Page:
• Unexplained weight loss: Unintentional weight loss is defined as the loss of at least 5% of body weight over a six-month to 12-month period and can be a symptom of rectal cancer.
  • Abdominal discomfort: This may include pain, tenderness, or cramping.
  • Generalized fatigue: You feel more tired than usual, even if you're sleeping well. 
  • Anemia: When rectal cancer causes chronic, light bleeding, the first symptom may be anemia or symptoms related to anemia, such as lightheadedness, fatigue, or pale skin.

Rectal Cancer Causes and Risk Factors

Scientists don't know exactly what causes rectal cancer, but they do know what increases a person's risk of developing it. Risk factors for rectal cancer include:

  • Age: Being older than 50
  • Family or personal history of colon cancer: It's thought that 25% of colon cancers have a genetic link. However, a person does not need a family history of colon cancer to have rectal cancer; it is most commonly diagnosed in those without a family history.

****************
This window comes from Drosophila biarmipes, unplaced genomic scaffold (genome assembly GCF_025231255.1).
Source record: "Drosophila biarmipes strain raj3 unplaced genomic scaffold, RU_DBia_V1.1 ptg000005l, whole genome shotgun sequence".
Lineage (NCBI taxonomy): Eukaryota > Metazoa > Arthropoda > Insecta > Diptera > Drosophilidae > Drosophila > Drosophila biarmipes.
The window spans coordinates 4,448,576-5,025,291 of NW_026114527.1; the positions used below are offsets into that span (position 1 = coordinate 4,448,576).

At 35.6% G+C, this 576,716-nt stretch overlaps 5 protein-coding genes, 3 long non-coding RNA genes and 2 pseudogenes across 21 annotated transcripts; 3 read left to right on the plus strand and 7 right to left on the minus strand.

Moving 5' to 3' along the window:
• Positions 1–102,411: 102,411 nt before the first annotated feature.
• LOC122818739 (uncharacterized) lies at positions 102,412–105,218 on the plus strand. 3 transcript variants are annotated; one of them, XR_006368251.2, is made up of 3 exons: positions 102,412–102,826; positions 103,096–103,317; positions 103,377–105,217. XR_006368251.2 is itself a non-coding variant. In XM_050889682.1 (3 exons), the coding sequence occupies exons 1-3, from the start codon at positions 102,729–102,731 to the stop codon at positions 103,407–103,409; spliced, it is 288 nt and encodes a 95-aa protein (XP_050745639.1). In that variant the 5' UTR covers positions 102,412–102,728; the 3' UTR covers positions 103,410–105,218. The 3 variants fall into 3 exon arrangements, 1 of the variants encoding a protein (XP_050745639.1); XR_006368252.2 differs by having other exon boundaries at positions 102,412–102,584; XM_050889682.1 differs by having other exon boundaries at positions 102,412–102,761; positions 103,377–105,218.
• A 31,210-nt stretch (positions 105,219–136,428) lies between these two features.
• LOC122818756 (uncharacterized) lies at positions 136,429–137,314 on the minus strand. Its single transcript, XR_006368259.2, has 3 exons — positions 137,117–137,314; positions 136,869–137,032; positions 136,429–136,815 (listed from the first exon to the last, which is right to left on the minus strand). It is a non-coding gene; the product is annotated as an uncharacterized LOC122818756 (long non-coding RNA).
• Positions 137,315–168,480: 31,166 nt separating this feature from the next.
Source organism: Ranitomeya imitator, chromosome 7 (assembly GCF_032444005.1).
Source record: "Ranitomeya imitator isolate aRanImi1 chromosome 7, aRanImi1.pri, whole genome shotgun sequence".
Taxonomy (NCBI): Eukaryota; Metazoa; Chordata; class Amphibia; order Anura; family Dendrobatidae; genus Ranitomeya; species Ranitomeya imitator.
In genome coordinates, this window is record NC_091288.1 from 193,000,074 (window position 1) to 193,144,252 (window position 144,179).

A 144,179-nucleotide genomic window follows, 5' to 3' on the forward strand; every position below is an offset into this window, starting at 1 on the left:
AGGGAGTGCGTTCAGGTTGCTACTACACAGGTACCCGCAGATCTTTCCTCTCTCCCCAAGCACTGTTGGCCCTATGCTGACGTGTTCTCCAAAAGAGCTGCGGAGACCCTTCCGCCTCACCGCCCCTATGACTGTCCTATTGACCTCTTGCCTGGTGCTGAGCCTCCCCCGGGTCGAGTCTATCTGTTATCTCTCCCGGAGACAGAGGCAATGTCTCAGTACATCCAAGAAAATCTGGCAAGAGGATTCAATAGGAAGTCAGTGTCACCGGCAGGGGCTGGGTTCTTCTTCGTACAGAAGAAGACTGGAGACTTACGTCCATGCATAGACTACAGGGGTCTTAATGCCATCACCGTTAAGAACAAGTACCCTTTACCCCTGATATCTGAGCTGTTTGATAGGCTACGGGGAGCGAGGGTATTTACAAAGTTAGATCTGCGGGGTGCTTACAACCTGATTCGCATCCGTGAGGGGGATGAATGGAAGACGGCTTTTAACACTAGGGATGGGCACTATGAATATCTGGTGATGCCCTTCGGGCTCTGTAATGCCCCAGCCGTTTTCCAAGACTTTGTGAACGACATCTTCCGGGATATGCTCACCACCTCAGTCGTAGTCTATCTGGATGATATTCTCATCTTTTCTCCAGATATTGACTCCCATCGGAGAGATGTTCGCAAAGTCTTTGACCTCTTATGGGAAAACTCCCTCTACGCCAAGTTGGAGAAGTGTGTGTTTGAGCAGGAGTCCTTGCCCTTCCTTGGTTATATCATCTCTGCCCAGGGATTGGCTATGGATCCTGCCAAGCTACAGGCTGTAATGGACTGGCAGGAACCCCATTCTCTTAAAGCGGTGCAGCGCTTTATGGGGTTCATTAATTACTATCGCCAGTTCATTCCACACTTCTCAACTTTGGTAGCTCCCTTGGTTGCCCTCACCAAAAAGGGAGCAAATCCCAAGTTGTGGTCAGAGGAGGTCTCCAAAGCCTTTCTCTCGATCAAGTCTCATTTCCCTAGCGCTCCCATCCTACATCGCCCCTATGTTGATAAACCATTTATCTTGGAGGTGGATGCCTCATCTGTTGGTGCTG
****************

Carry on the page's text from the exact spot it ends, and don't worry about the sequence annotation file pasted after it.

• Personal history of some types of colon polyps (small growths in the colon)
  • Smoking: Either currently or in the past

Screening and Diagnosis

Several colon cancer screening methods are highly effective at detecting rectal cancer. Colon and rectal cancer screening tests include:

  • Colonoscopy: A colonoscopy allows the healthcare provider to get an in-depth view of the colon with a colonoscope, a fiber-optic tube attached to a microscopic camera that transmits live video to a monitor. The colonoscope is gently inserted into the anus and slowly into the colon, giving the healthcare provider a full view of the rectum and large intestine.